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Paper 15 - Large Diameter Helix Pipes


Pipe Laying

Plastic Pipes Conference Association # 1970 Southampton


The subject of this paper is the behaviour of large diameter pipes made by the spiral winding process, inwhich a band of molten polyolefine is extruded onto a heated mandrel. The mandrel traverses to produce an overlap of about 10 mm which is compressed by a roller to form a continuous weld. As many passes as required can be made, so that pipes can be built up to any required thickness and in lengths as long as the longest mandrel which can conveniently be handled. The mandrel is partially collapsed before withdrawal. 

The process as described has been used to make pressure pipe to DIN. 8074, and can offer economic advantages in the larger diameters, particularly as the process lends itself to the manufacture of sockets. 

The spiral winding process is also capable of producing double walled pipes. In this development of the basic process, two or more passes of the mandrel are made, with the layers separated continously or intermittently by feeding in a spacer of flexible spiral metal strip. Typical double walled constructions which can be made by this process are shown in Fig. 1. 

Constructions of this type have a larger second moment of area than solid walled pipes with the same material content. They are thus of especial interest for large diameter pipes subjected to external loading , and because of this have already been used extensively as sewers and effluent lines on the Continent in diameters to 1.8 m. It was felt that similar developments in this country would be expedited by practical trials here, and so the work described in this paper was undertaken.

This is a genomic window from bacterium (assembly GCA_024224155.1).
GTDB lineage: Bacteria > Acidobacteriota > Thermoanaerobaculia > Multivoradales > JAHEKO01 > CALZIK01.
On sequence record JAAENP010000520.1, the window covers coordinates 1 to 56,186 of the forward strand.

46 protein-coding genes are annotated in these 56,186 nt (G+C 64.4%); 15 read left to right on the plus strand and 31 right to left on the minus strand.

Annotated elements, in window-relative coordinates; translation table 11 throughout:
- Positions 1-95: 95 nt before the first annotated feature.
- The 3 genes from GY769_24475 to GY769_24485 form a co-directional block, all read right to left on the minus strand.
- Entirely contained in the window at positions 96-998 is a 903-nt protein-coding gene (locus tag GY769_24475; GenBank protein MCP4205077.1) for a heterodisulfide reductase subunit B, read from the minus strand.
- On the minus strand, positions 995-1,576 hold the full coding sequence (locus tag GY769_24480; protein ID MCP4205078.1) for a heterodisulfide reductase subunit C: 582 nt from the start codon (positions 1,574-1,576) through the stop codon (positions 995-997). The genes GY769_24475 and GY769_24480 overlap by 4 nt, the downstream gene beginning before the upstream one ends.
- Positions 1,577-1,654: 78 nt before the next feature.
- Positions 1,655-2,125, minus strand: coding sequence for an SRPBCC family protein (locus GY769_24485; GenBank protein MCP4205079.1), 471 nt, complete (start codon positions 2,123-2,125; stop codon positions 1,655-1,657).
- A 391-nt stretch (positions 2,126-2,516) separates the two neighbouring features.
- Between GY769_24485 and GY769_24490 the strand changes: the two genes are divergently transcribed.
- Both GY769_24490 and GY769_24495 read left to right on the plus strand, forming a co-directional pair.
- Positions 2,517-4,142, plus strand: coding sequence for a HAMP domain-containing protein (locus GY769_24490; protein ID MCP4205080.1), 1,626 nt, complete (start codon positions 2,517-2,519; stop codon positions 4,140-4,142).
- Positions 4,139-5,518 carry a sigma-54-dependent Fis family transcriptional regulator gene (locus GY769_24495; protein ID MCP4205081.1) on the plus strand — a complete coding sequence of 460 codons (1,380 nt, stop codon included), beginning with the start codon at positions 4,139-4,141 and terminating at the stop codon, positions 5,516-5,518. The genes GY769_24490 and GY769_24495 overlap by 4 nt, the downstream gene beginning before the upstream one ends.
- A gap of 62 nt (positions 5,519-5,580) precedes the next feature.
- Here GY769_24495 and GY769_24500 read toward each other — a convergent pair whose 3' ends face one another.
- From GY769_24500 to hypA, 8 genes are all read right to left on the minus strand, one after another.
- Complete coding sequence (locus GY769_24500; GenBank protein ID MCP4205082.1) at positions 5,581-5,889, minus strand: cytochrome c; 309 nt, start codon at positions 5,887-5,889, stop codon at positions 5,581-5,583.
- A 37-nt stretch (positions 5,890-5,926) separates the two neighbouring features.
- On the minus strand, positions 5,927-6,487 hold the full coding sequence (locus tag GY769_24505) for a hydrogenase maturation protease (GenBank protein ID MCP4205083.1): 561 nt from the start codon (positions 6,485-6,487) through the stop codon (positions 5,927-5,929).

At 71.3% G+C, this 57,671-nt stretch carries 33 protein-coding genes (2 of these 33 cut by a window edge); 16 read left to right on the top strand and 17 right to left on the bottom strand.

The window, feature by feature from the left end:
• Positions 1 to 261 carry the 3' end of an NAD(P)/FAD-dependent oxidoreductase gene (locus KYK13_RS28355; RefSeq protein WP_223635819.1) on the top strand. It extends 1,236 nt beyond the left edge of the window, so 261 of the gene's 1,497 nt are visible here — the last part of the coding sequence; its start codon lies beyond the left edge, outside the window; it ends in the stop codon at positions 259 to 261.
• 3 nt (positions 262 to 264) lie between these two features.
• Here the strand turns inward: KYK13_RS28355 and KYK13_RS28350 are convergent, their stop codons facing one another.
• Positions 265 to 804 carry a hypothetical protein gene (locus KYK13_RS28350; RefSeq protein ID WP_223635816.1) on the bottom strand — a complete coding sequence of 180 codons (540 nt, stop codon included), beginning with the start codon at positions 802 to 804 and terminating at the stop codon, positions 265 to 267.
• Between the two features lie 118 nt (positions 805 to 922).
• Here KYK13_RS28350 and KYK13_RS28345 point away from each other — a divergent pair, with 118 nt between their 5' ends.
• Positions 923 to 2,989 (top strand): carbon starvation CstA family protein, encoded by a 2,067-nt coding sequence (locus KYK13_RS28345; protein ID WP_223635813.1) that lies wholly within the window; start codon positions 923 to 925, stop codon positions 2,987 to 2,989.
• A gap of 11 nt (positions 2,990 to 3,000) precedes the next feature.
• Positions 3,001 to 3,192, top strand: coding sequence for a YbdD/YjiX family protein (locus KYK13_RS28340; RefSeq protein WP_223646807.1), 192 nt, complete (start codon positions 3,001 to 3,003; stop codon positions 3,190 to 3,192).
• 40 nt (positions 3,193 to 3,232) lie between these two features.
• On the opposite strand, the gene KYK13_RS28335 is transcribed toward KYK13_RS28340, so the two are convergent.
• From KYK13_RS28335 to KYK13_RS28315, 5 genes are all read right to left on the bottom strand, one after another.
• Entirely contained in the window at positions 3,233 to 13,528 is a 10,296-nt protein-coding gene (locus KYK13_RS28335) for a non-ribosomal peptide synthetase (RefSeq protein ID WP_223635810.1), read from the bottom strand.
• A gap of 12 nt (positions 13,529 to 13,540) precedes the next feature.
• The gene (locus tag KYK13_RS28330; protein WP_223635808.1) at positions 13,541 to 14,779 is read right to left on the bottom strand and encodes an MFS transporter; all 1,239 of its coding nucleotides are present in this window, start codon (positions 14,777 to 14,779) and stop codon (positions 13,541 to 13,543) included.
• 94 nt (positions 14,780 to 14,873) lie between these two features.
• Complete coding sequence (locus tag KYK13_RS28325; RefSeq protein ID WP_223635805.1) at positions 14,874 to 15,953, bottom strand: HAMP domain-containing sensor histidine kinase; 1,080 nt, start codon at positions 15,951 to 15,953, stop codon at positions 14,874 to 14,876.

The hehavioclr of solid walled large diameter oioes in H. D. Polythene under external loading has been extensively reported (Gaube (E), Hofer (H) and Muller (W), Kunstoffe 1970 (3) 146-149) and therefore the approach adopted to the problem of assessing the performance of double walled pipes was to attempt to relate it to that of solid walled pipes. The assumption was made that solid walled pipes would exhibit the same behaviour under external loading as double walled pipes with longitudinal sections having the same second moment of area.

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